Guest Post: The Allegory of Fantastic Beasts, 1 (Rowling and the Puritans)

The Allegory of Fantastic Beasts 1: Rowling and the Puritans – Some Preliminary Background

By Chris Calderon

FB 8The call themselves “The Second Salemers.”  They are a group of non-magical reactionaries modeling themselves on the participants of the Salem Witchcraft Trials.  Their one goal is very simple: the outlawing, and gradual abolishment of all magical persons (and perhaps also beings) more or less across the globe.  With such a description in mind, it’s not too difficult to see exactly what kind of target J.K. Rowling will be going after for her latest outing in the Wizarding World.  It seems that with Fantastic Beasts Ms. Rowling will be setting her satirical sights on the Puritans, the earliest known settlers to the New England Colonies, and who, for better and/or worse, were the ones to really get the ball rolling on the establishment of a truly American identity.

However, what is the nature of her latest target, anyway?  Can anything be learned at all about Ms. Rowling’s goals for these characters by examining the history of their real life counterparts?  Is it possible that, by putting a (sometimes) recognized target in her sites, Ms. Rowling (an English citizen) is nonetheless taking part and participation in a long established tradition in American Literature?  I believe there are answers to these questions.  I also think that looking into them will reveal some interesting thematic resonances in her upcoming film, Fantastic Beasts and Where to Find Them.

In order to answer these questions, however, requires covering a lot of ground, for there a lot to discuss and talk about when it comes to Rowling’s target of satire. The simple fact is that the Puritans, though long defunct as a collective, have managed to cast a long legacy over our Nation’s history.  I would argue that it is an examination this legacy, and it’s implications for the Country, that Rowling will be taking up as the second major theme of her movie.  First things go before Last, however, and in order to gain as comprehensive an idea as possible about her latest target, we’ll have to start at the beginning.

Witch Trials 2Origins and Coming to America.

The Puritan sect of Christianity had its start in Tudor England during the Renaissance, where their ultra-conservative points of view resulted in their choosing to leave the Sceptered Isle for a place where they felt they could live out their principles unencumbered by what they felt was a too loose, and intolerant society.  The consequence was the historical Mayflower Voyage and landing on Plymouth Rock.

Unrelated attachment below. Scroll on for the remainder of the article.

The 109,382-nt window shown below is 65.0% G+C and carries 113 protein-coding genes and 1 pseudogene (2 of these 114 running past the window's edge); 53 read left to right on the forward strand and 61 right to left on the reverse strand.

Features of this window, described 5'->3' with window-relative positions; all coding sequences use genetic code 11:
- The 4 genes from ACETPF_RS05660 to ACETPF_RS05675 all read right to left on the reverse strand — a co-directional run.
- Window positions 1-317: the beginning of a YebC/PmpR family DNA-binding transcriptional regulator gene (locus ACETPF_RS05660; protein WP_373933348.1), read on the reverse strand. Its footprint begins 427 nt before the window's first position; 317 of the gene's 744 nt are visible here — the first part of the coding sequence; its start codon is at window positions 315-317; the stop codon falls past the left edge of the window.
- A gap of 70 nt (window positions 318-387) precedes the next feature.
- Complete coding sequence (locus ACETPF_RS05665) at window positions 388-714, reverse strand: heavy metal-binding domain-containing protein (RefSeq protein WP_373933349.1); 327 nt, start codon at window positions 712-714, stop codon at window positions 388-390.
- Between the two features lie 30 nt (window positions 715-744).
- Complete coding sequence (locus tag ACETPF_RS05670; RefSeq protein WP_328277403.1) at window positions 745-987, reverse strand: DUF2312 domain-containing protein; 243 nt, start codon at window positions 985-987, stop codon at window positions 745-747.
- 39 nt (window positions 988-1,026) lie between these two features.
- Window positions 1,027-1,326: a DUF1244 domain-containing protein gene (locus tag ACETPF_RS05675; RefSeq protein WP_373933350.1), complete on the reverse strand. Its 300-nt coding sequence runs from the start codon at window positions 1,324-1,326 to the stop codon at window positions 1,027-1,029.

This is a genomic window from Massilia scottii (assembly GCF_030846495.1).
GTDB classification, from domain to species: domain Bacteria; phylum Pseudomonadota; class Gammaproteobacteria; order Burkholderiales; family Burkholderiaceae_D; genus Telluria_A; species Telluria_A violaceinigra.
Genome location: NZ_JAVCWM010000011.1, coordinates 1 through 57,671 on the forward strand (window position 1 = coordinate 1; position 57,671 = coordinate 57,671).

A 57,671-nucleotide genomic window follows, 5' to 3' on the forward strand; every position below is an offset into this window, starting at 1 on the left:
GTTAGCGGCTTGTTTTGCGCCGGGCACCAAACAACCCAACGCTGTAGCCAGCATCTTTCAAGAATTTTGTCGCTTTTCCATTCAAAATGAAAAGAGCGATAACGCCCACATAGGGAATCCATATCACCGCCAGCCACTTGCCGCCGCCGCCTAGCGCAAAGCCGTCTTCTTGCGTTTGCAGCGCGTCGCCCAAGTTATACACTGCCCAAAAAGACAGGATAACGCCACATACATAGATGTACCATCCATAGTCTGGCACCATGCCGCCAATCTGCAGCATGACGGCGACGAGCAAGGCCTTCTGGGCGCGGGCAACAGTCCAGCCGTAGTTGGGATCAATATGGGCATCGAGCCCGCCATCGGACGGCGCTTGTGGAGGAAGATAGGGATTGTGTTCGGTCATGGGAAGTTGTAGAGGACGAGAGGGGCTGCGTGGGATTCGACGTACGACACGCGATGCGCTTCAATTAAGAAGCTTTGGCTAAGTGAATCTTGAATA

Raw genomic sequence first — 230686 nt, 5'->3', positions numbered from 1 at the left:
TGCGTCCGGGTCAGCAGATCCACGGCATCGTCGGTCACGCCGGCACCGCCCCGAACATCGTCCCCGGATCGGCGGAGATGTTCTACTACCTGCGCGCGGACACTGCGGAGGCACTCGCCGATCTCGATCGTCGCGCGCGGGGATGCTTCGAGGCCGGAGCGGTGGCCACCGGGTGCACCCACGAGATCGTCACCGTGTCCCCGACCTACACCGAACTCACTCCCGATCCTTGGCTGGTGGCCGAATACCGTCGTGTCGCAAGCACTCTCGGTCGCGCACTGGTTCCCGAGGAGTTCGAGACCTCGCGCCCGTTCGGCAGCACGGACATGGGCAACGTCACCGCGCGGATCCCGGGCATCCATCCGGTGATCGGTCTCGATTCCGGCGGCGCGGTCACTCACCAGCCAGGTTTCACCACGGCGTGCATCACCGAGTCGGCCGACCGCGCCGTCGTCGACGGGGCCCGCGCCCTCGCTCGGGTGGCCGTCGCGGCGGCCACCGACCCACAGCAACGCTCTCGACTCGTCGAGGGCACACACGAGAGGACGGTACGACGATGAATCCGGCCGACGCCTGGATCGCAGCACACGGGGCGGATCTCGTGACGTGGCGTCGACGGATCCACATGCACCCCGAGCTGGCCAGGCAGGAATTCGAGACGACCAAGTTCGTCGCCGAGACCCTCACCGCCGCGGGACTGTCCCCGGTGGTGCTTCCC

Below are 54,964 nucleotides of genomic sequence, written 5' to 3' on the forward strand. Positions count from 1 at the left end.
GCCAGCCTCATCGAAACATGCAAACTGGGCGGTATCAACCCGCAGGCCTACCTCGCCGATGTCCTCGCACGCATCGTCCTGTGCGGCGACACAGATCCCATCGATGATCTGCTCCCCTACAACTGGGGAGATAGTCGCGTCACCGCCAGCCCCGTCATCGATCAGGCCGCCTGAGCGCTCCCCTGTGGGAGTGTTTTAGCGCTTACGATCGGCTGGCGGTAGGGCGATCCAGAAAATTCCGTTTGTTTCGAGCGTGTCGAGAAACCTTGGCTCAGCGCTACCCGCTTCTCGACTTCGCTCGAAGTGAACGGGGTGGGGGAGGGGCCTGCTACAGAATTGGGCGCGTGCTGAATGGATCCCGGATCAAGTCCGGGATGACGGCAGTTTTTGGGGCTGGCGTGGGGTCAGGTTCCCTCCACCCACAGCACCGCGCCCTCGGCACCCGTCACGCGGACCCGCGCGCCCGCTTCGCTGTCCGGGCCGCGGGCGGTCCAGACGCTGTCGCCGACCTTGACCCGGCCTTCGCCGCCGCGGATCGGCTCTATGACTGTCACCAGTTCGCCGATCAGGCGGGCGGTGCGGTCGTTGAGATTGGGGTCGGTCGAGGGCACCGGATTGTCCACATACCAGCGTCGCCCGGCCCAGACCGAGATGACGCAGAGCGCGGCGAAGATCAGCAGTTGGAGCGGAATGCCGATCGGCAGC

That’s a basic summary, one every kid is taught in school, yet the picture is more complex than any standard history book can tell.  Another view is that then Monarch of England, James I, was aware of the political problems the Puritans posed to both Empire and the Crown.  For years the sect had spread a reputation of sometimes violent disagreement with those they judged as “not Orthodox” enough.  This attitude came to a head in the persecution of Catholic believers, once famously resulting in the martyrdom of philosopher Thomas More.  Indeed, the Puritan’s fundamentalism rose to the point where the result was the English Civil War in 1642.

Before all this, however, King James, a staunch supporter of the Renaissance experiment, and patron to the likes of John Dee and Shakespeare, eventually passed edicts that forbade such intolerant practices on behalf of the larger British public.  This meant that if Puritans stepped up their persecution of Catholics, or others sects, they could face both imprisonment and execution.  The truth of the matter is the Puritans saw very little options except for self-imposed exile.  Therefore it was very easy to obtain permission to leave England from a King and public who were all too happy to see them leave.  However, their relocation may have been more of a failed geographical cure, for while the Plymouth settlers may have escaped England, there were still the inner demons of their own zeitgeist to contend with.

The Puritans and the Salem Witch Trials.

It’s a black spot in our Nation’s history.  It’s also (for better and worse) one of the earliest historical moments that helped mark the American Identity.